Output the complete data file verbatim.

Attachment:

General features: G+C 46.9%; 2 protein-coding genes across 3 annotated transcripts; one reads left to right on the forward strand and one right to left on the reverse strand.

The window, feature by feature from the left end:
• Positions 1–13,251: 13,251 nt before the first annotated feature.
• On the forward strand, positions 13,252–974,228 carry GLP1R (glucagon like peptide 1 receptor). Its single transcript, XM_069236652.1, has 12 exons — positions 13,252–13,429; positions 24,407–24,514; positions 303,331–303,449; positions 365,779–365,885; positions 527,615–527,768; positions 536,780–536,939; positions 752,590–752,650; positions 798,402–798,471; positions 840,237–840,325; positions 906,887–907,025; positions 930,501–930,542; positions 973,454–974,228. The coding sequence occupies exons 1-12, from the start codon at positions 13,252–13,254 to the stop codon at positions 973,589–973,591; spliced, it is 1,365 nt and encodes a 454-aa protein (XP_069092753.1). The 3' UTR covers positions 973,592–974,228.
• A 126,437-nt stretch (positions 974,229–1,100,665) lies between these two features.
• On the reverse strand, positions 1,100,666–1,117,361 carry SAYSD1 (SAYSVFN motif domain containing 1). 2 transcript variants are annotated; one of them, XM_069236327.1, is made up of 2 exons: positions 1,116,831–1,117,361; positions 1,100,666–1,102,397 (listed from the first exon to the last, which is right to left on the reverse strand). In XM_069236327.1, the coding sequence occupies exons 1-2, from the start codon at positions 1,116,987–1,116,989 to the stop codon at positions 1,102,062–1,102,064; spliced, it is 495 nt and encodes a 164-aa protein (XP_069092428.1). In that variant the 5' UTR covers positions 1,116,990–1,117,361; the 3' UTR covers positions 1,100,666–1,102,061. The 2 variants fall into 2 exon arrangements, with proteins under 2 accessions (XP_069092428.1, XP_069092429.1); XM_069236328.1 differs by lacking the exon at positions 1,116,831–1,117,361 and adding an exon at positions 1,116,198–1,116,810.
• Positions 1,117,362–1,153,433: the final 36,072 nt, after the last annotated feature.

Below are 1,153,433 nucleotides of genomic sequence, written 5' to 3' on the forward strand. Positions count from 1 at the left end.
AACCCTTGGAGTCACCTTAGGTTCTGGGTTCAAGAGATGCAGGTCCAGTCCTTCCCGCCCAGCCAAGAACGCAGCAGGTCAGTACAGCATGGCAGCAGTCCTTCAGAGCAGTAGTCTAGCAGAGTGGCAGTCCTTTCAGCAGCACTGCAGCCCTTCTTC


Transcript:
General features: G+C 46.9%; 2 protein-coding genes across 3 annotated transcripts; one reads left to right on the forward strand and one right to left on the reverse strand.

The window, feature by feature from the left end:
• Positions 1–13,251: 13,251 nt before the first annotated feature.
• On the forward strand, positions 13,252–974,228 carry GLP1R (glucagon like peptide 1 receptor). Its single transcript, XM_069236652.1, has 12 exons — positions 13,252–13,429; positions 24,407–24,514; positions 303,331–303,449; positions 365,779–365,885; positions 527,615–527,768; positions 536,780–536,939; positions 752,590–752,650; positions 798,402–798,471; positions 840,237–840,325; positions 906,887–907,025; positions 930,501–930,542; positions 973,454–974,228. The coding sequence occupies exons 1-12, from the start codon at positions 13,252–13,254 to the stop codon at positions 973,589–973,591; spliced, it is 1,365 nt and encodes a 454-aa protein (XP_069092753.1). The 3' UTR covers positions 973,592–974,228.
• A 126,437-nt stretch (positions 974,229–1,100,665) lies between these two features.
• On the reverse strand, positions 1,100,666–1,117,361 carry SAYSD1 (SAYSVFN motif domain containing 1). 2 transcript variants are annotated; one of them, XM_069236327.1, is made up of 2 exons: positions 1,116,831–1,117,361; positions 1,100,666–1,102,397 (listed from the first exon to the last, which is right to left on the reverse strand). In XM_069236327.1, the coding sequence occupies exons 1-2, from the start codon at positions 1,116,987–1,116,989 to the stop codon at positions 1,102,062–1,102,064; spliced, it is 495 nt and encodes a 164-aa protein (XP_069092428.1). In that variant the 5' UTR covers positions 1,116,990–1,117,361; the 3' UTR covers positions 1,100,666–1,102,061. The 2 variants fall into 2 exon arrangements, with proteins under 2 accessions (XP_069092428.1, XP_069092429.1); XM_069236328.1 differs by lacking the exon at positions 1,116,831–1,117,361 and adding an exon at positions 1,116,198–1,116,810.
• Positions 1,117,362–1,153,433: the final 36,072 nt, after the last annotated feature.

Below are 1,153,433 nucleotides of genomic sequence, written 5' to 3' on the forward strand. Positions count from 1 at the left end.
AACCCTTGGAGTCACCTTAGGTTCTGGGTTCAAGAGATGCAGGTCCAGTCCTTCCCGCCCAGCCAAGAACGCAGCAGGTCAGTACAGCATGGCAGCAGTCCTTCAGAGCAGTAGTCTAGCAGAGTGGCAGTCCTTTCAGCAGCACTGCAGCCCTTCTTC